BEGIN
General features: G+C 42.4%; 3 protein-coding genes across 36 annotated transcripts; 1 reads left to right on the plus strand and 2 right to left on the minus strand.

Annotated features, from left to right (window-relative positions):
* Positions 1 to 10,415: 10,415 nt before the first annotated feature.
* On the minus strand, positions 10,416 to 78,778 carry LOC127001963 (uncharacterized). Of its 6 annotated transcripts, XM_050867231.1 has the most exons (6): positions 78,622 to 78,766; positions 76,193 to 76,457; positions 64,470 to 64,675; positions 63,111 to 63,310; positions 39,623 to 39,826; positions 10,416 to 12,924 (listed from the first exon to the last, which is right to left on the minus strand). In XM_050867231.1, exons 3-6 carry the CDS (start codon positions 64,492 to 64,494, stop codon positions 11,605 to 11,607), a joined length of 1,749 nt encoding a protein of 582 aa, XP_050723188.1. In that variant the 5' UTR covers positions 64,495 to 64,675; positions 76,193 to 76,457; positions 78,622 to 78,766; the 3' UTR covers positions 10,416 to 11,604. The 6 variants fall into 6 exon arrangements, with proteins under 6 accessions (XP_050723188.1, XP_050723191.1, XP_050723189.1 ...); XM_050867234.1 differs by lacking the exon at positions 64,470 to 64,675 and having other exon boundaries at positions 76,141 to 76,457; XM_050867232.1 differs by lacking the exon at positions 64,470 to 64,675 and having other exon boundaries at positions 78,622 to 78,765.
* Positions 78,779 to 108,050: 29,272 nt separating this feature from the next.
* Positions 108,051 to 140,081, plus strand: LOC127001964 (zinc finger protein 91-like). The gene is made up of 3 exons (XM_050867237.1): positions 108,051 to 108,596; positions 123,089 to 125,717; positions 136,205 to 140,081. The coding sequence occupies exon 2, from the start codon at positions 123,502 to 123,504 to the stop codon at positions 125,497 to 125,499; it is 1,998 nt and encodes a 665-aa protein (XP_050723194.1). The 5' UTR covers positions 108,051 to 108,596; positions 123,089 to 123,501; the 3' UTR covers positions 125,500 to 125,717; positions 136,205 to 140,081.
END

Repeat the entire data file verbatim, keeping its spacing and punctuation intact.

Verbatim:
General features: G+C 42.4%; 3 protein-coding genes across 36 annotated transcripts; 1 reads left to right on the plus strand and 2 right to left on the minus strand.

Annotated features, from left to right (window-relative positions):
* Positions 1 to 10,415: 10,415 nt before the first annotated feature.
* On the minus strand, positions 10,416 to 78,778 carry LOC127001963 (uncharacterized). Of its 6 annotated transcripts, XM_050867231.1 has the most exons (6): positions 78,622 to 78,766; positions 76,193 to 76,457; positions 64,470 to 64,675; positions 63,111 to 63,310; positions 39,623 to 39,826; positions 10,416 to 12,924 (listed from the first exon to the last, which is right to left on the minus strand). In XM_050867231.1, exons 3-6 carry the CDS (start codon positions 64,492 to 64,494, stop codon positions 11,605 to 11,607), a joined length of 1,749 nt encoding a protein of 582 aa, XP_050723188.1. In that variant the 5' UTR covers positions 64,495 to 64,675; positions 76,193 to 76,457; positions 78,622 to 78,766; the 3' UTR covers positions 10,416 to 11,604. The 6 variants fall into 6 exon arrangements, with proteins under 6 accessions (XP_050723188.1, XP_050723191.1, XP_050723189.1 ...); XM_050867234.1 differs by lacking the exon at positions 64,470 to 64,675 and having other exon boundaries at positions 76,141 to 76,457; XM_050867232.1 differs by lacking the exon at positions 64,470 to 64,675 and having other exon boundaries at positions 78,622 to 78,765.
* Positions 78,779 to 108,050: 29,272 nt separating this feature from the next.
* Positions 108,051 to 140,081, plus strand: LOC127001964 (zinc finger protein 91-like). The gene is made up of 3 exons (XM_050867237.1): positions 108,051 to 108,596; positions 123,089 to 125,717; positions 136,205 to 140,081. The coding sequence occupies exon 2, from the start codon at positions 123,502 to 123,504 to the stop codon at positions 125,497 to 125,499; it is 1,998 nt and encodes a 665-aa protein (XP_050723194.1). The 5' UTR covers positions 108,051 to 108,596; positions 123,089 to 123,501; the 3' UTR covers positions 125,500 to 125,717; positions 136,205 to 140,081.